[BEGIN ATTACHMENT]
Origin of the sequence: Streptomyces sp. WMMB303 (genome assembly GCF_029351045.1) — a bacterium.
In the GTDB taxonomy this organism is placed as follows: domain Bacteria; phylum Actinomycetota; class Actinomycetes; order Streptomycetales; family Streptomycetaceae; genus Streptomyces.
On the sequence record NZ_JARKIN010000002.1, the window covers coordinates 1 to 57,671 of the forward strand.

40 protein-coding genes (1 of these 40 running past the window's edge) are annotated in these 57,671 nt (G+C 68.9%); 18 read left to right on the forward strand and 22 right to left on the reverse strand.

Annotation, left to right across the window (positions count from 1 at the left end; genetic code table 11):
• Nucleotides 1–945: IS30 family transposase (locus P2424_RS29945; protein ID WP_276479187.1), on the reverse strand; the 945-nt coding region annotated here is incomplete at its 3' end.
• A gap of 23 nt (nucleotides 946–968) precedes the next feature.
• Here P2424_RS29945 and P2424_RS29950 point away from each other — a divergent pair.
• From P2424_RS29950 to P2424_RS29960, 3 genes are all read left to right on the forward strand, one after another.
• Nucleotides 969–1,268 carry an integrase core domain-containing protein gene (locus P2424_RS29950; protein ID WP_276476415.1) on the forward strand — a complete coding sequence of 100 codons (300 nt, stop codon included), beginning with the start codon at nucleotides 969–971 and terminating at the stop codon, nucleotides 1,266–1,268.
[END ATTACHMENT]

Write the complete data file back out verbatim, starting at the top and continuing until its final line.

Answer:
Origin of the sequence: Streptomyces sp. WMMB303 (genome assembly GCF_029351045.1) — a bacterium.
In the GTDB taxonomy this organism is placed as follows: domain Bacteria; phylum Actinomycetota; class Actinomycetes; order Streptomycetales; family Streptomycetaceae; genus Streptomyces.
On the sequence record NZ_JARKIN010000002.1, the window covers coordinates 1 to 57,671 of the forward strand.

40 protein-coding genes (1 of these 40 running past the window's edge) are annotated in these 57,671 nt (G+C 68.9%); 18 read left to right on the forward strand and 22 right to left on the reverse strand.

Annotation, left to right across the window (positions count from 1 at the left end; genetic code table 11):
• Nucleotides 1–945: IS30 family transposase (locus P2424_RS29945; protein ID WP_276479187.1), on the reverse strand; the 945-nt coding region annotated here is incomplete at its 3' end.
• A gap of 23 nt (nucleotides 946–968) precedes the next feature.
• Here P2424_RS29945 and P2424_RS29950 point away from each other — a divergent pair.
• From P2424_RS29950 to P2424_RS29960, 3 genes are all read left to right on the forward strand, one after another.
• Nucleotides 969–1,268 carry an integrase core domain-containing protein gene (locus P2424_RS29950; protein ID WP_276476415.1) on the forward strand — a complete coding sequence of 100 codons (300 nt, stop codon included), beginning with the start codon at nucleotides 969–971 and terminating at the stop codon, nucleotides 1,266–1,268.